The Challenges of Abandoned Architecture : Buzludzha Monument / Gueorguy Stoilov

Why would this building be abandoned when at one point it was such a significant symbol for the country? Buildings such as this that have been left to stand alone are calling out for architects to intervene and come up with well thought out solutions while being sensitive to its historical significance. At one time, the Buzludzha Monument, designed by , was the most celebrated monument dedicated to the sociopolitical movement of communism. Now, in the mountains of Buzludzha National Park in Central , Bulgaria, stands an abandoned communist concrete structure right in the middle of the country taking on a “flying saucer” in appearance. What should be done with buildings that have been abandoned all over the globe? Now is the time to think critically and discover the possibilities. More images and after the break.

© George Alexandru Marinescu

So what is the story of this construction exactly? In 1891 the socialists, led by Dimitar Blagoev, assembled secretly in the area to form an organized socialist movement. In honor of this act, architect Gueorguy Stoilov designed the Buzludzha Monument to be built as one of the symbols of the socialism taking shape in Bulgaria in the most beautiful landscape.

Unlike most post-Communist regimes in Eastern Europe, Bulgaria found the transition to capitalism more painful than expected as the backward state of the country’s industry and infrastructure were revealed. In a time when its citizens were dissatisfied with the system of democracy, these negative reactions could have played a huge role as to why such a significant monument such as Buzludzha was abandoned toward the end of the 20th century.

© Georgi Chorbadzhiyski

Instead of leaving it in its abandoned state, architects have the opportunity to use the history of Bulgaria and its current cultural conditions to enhance its quality and to preserve this historical symbol of the country for a variety of functions that would be inclusive of its citizens. A cultural community center particularly comes to mind that could involve educational aspects as well. In these modern times, the possibilities are endless and with such rich cultural significance this monument once had, the best way to approach a building like this would be to revitalize the surrounding area and to make it a rich center as it once was.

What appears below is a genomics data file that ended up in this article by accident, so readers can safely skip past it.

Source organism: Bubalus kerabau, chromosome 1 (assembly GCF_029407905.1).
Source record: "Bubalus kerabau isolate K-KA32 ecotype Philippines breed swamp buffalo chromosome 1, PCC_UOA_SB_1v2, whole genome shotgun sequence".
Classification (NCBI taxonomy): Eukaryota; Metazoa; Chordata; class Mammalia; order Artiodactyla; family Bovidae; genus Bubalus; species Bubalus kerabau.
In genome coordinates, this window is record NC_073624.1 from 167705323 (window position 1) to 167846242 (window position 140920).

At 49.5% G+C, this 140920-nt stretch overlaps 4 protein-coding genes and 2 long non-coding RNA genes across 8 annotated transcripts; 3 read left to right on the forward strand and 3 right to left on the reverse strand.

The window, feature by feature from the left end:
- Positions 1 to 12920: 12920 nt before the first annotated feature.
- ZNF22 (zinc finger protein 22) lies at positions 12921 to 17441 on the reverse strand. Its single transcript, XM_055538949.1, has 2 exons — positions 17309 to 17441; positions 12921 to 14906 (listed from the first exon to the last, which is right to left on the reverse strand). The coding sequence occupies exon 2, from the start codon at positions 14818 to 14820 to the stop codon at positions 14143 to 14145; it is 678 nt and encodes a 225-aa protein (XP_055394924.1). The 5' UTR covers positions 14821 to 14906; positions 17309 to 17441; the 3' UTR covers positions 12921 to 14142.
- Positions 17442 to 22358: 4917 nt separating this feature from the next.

Cite: Furuto, Alison. "The Challenges of Abandoned Architecture : Buzludzha Monument / Gueorguy Stoilov" 05 Nov 2010. ArchDaily. Accessed 25 May 2015. <>
  • DV8

    Dare I post my 5000 word essay on the aesthetics of dilapidation?

    • Adrem

      Please send it to me! I have wrote a book (in italian) about Modern Ruins, and I am always looking for new ideas…

  • Krainik

    It’s unfortunate that no pictures are shown of the interior of the building. Though locked up, it’s relatively easy to enter and the tile murals, rotting velvet ceiling, and beautiful design of the entirety of the interior of this building make it well worthwhile. Combine that with the inevitable decay that has occurred over the last couple decades, and what you have is something truly unique and superbly captivating.

    • Alison